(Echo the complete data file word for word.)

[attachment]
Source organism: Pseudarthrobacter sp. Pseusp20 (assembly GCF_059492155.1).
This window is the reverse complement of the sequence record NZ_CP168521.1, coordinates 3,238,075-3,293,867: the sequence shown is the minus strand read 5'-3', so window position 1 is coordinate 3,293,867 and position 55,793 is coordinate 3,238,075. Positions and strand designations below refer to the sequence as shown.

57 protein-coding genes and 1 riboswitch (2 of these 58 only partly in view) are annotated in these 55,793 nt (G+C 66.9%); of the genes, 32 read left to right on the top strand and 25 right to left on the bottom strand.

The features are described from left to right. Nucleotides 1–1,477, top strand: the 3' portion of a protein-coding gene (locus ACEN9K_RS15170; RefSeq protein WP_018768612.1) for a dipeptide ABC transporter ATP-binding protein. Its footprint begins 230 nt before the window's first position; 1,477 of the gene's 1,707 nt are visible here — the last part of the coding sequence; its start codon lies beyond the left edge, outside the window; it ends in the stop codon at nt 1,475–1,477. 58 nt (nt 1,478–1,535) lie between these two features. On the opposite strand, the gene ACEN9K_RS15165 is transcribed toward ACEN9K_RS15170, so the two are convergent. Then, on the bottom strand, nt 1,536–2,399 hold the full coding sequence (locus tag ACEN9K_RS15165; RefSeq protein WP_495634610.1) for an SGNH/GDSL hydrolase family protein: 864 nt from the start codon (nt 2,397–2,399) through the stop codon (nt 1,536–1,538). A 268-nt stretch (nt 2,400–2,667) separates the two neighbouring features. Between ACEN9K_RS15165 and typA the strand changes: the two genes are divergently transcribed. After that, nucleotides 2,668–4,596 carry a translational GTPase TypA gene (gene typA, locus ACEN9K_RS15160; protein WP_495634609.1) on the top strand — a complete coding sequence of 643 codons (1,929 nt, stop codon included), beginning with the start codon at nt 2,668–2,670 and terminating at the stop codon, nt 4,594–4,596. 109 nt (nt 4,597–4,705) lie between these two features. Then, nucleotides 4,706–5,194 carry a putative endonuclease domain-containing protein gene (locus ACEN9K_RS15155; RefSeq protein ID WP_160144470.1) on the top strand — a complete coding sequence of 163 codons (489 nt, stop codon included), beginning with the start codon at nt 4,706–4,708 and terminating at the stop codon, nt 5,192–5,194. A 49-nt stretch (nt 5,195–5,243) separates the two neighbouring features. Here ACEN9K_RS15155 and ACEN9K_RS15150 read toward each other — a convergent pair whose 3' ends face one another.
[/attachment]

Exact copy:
Source organism: Pseudarthrobacter sp. Pseusp20 (assembly GCF_059492155.1).
This window is the reverse complement of the sequence record NZ_CP168521.1, coordinates 3,238,075-3,293,867: the sequence shown is the minus strand read 5'-3', so window position 1 is coordinate 3,293,867 and position 55,793 is coordinate 3,238,075. Positions and strand designations below refer to the sequence as shown.

57 protein-coding genes and 1 riboswitch (2 of these 58 only partly in view) are annotated in these 55,793 nt (G+C 66.9%); of the genes, 32 read left to right on the top strand and 25 right to left on the bottom strand.

The features are described from left to right. Nucleotides 1–1,477, top strand: the 3' portion of a protein-coding gene (locus ACEN9K_RS15170; RefSeq protein WP_018768612.1) for a dipeptide ABC transporter ATP-binding protein. Its footprint begins 230 nt before the window's first position; 1,477 of the gene's 1,707 nt are visible here — the last part of the coding sequence; its start codon lies beyond the left edge, outside the window; it ends in the stop codon at nt 1,475–1,477. 58 nt (nt 1,478–1,535) lie between these two features. On the opposite strand, the gene ACEN9K_RS15165 is transcribed toward ACEN9K_RS15170, so the two are convergent. Then, on the bottom strand, nt 1,536–2,399 hold the full coding sequence (locus tag ACEN9K_RS15165; RefSeq protein WP_495634610.1) for an SGNH/GDSL hydrolase family protein: 864 nt from the start codon (nt 2,397–2,399) through the stop codon (nt 1,536–1,538). A 268-nt stretch (nt 2,400–2,667) separates the two neighbouring features. Between ACEN9K_RS15165 and typA the strand changes: the two genes are divergently transcribed. After that, nucleotides 2,668–4,596 carry a translational GTPase TypA gene (gene typA, locus ACEN9K_RS15160; protein WP_495634609.1) on the top strand — a complete coding sequence of 643 codons (1,929 nt, stop codon included), beginning with the start codon at nt 2,668–2,670 and terminating at the stop codon, nt 4,594–4,596. 109 nt (nt 4,597–4,705) lie between these two features. Then, nucleotides 4,706–5,194 carry a putative endonuclease domain-containing protein gene (locus ACEN9K_RS15155; RefSeq protein ID WP_160144470.1) on the top strand — a complete coding sequence of 163 codons (489 nt, stop codon included), beginning with the start codon at nt 4,706–4,708 and terminating at the stop codon, nt 5,192–5,194. A 49-nt stretch (nt 5,195–5,243) separates the two neighbouring features. Here ACEN9K_RS15155 and ACEN9K_RS15150 read toward each other — a convergent pair whose 3' ends face one another.